Renovation Piet-Hein Tunnel in Amsterdam successfully completed
The Piet Hein tunnel has been reopened at the end of January 2023. The tunnel was closed for nearly nineteen months for renovations. At that time, an alliance between the municipality of Amsterdam, Yunex Traffic and Heijmans lifted it to a higher level. The Piet Hein tunnel was opened in 1997 and is a main artery of the Amsterdam road network. About 30,000 vehicles drive through it every day. The renovation fell within the program ‘Approach Road Tunnels Amsterdam’ (AWA). Existing installations and systems in the tunnel and the control system have been completely renewed and expanded. Major maintenance has also been carried out on the civil and structural parts.
Yunex Traffic was responsible for the renewal of all technical tunnel systems. Think of the fire extinguishing system, lane signalling, traffic detection, but also the operation and control of cameras, the public address system, air quality meters, fans and pressure difference meters between the traffic tube and the escape corridor. Outside the tunnel, work has been done on barriers and the link with the traffic control system, among other things. The contract also included work on the new traffic control centre.
Yunex Traffic used an interactive 3D model of the tunnel, a so-called Digital Twin, to accurately simulate and test the functional behavior of the tunnel beforehand. This reduced costs and lead time and led to greater efficiency. “Prior to the opening, we performed the Site Acceptance Test together with Traffic Control and AWA to ensure that everything worked optimally and stably,” says Renard Kox, technical project manager on behalf of Yunex Traffic. “We then formally delivered the project and handed it over to management and maintenance. The transfer was supervised by being present in Amsterdam every week to discuss the last remaining points and to help the management and maintenance organization on its way.”
The Piet-Hein tunnel now fully complies with the Additional Rules for Road Tunnel Safety Act. The new installations guarantee high availability and safety for users. Read more about the project below.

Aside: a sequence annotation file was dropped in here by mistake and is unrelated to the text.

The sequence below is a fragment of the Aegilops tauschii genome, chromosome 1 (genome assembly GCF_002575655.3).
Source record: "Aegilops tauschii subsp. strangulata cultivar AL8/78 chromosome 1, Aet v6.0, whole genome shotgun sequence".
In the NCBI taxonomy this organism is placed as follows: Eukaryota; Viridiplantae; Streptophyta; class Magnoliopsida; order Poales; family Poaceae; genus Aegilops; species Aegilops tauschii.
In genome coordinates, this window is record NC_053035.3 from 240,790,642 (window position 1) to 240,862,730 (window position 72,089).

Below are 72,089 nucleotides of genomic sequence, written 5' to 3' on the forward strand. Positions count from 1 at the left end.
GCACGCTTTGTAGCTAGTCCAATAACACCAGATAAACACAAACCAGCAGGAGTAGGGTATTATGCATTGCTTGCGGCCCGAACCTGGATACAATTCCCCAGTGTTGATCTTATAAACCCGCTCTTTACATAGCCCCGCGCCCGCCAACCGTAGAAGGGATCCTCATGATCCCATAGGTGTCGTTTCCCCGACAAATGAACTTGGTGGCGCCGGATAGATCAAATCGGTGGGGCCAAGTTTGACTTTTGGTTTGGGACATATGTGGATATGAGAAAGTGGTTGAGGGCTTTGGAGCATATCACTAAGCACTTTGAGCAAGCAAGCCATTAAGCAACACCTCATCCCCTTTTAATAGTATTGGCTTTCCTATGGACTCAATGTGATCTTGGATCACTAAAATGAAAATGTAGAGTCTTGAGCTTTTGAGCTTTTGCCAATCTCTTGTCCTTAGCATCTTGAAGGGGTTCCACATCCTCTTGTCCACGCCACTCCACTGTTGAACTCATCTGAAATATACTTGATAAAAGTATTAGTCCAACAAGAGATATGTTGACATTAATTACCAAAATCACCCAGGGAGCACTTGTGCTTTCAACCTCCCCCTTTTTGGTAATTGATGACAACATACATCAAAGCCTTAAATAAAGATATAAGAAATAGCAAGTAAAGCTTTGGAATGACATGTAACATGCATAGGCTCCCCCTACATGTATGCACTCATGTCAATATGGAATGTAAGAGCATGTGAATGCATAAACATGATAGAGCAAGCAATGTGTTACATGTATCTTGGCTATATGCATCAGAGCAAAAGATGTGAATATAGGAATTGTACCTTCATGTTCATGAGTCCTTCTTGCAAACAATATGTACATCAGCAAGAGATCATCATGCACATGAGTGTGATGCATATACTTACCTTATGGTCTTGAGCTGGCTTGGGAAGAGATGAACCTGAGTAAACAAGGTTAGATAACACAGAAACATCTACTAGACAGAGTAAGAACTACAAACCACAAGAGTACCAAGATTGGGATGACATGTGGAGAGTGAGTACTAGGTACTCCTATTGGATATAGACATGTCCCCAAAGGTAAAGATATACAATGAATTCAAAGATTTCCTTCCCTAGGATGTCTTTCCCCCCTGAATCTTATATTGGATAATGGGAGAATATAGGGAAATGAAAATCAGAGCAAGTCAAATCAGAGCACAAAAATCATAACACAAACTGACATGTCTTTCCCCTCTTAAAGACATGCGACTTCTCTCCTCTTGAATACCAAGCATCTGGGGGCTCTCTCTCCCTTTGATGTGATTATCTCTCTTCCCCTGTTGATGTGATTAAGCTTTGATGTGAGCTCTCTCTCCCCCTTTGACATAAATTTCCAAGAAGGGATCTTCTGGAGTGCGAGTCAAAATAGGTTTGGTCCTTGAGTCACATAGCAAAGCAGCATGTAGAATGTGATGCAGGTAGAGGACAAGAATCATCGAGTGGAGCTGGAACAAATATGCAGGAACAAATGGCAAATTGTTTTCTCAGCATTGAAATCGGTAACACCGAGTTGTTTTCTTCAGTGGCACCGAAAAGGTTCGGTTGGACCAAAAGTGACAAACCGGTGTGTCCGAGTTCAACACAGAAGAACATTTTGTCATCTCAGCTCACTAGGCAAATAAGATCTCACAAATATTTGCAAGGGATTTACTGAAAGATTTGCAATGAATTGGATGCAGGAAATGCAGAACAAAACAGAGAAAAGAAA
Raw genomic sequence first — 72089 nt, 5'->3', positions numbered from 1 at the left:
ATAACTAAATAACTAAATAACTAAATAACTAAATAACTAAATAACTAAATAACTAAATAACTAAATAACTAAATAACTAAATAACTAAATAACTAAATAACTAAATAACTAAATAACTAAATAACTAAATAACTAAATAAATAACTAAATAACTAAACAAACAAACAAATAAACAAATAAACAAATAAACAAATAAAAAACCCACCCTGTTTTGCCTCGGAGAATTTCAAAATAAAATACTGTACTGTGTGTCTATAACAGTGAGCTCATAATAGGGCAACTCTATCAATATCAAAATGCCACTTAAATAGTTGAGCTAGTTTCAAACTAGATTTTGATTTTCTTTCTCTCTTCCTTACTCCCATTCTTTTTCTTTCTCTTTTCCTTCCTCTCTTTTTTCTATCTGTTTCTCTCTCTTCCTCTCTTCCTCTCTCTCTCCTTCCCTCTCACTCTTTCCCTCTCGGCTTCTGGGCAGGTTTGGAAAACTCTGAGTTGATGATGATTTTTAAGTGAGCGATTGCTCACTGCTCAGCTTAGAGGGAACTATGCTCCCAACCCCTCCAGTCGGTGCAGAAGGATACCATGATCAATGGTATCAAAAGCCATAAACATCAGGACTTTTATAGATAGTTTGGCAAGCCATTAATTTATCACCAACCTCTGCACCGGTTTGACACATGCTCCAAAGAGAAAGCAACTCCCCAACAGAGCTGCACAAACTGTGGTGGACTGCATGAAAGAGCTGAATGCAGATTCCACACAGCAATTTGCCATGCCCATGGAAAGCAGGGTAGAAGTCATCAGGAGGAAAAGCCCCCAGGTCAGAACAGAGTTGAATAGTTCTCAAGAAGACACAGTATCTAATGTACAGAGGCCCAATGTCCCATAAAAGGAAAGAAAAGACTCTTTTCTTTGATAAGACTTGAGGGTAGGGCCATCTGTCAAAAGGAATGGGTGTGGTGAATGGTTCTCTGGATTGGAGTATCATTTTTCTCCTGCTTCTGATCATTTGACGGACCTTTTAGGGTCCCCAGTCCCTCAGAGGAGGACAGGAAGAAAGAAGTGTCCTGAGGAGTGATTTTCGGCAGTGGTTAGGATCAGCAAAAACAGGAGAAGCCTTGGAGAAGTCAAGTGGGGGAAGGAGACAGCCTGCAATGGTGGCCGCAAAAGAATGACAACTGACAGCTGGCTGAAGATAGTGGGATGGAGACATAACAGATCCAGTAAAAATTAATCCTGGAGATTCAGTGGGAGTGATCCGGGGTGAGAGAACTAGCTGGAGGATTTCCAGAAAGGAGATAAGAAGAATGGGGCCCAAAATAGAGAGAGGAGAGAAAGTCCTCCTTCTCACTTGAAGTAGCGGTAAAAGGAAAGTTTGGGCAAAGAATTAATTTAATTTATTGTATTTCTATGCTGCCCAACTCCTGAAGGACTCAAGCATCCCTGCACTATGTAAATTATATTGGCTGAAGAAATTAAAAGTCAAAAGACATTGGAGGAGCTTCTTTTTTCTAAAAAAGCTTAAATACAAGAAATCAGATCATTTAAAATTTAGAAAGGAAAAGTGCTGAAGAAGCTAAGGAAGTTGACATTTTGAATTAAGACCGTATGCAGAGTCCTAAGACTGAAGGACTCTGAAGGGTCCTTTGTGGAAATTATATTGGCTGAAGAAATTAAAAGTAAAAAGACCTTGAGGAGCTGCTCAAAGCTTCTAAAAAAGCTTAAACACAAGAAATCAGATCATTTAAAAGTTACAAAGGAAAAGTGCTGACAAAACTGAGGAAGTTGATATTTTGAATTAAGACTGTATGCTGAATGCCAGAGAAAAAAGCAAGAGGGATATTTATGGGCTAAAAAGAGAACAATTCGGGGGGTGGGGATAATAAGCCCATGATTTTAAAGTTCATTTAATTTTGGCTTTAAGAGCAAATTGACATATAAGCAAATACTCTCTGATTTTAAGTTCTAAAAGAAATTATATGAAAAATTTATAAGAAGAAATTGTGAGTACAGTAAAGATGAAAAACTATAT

The installations in the Piet Hein tunnel dating from 1997 no longer meet current standards. “Legislation has changed, so the systems need to be taken to a higher level,” says Renard. “AWA wants more ‘redundancy’ and wants to work in a more modular way, so that there is significantly less hindrance to traffic in future work. The fire resistance must also be increased, the joints and sheet piles must be provided with heat-resistant cladding. The installations have reached the end of their lifespan and are being renovated, according to a design that complies with the legislation and requirements of the municipality.”
Leon outlines the modular construction method: “We define sections that run from emergency exit door to emergency exit door. Each section covers approximately 100 meters and will have its own installation, which is identical to the other installations. So completely modular. The advantage is that there is no consists of several parts and for maintenance, service or repair only one section needs to be switched off, instead of the entire tunnel. The strength is in the repetition, so the quality goes up and everything is easier to maintain. Each section will have its own control box, this is not the cheapest solution if we look at the purchase costs, but in the long term it will be.” Renard adds: “This method is also a blueprint for AWA, as more tunnels are being renovated. Escape doors are available in every tunnel, so sectioning can be done anywhere.” Leon: “In fact, the longer the tunnel, the cheaper it becomes.”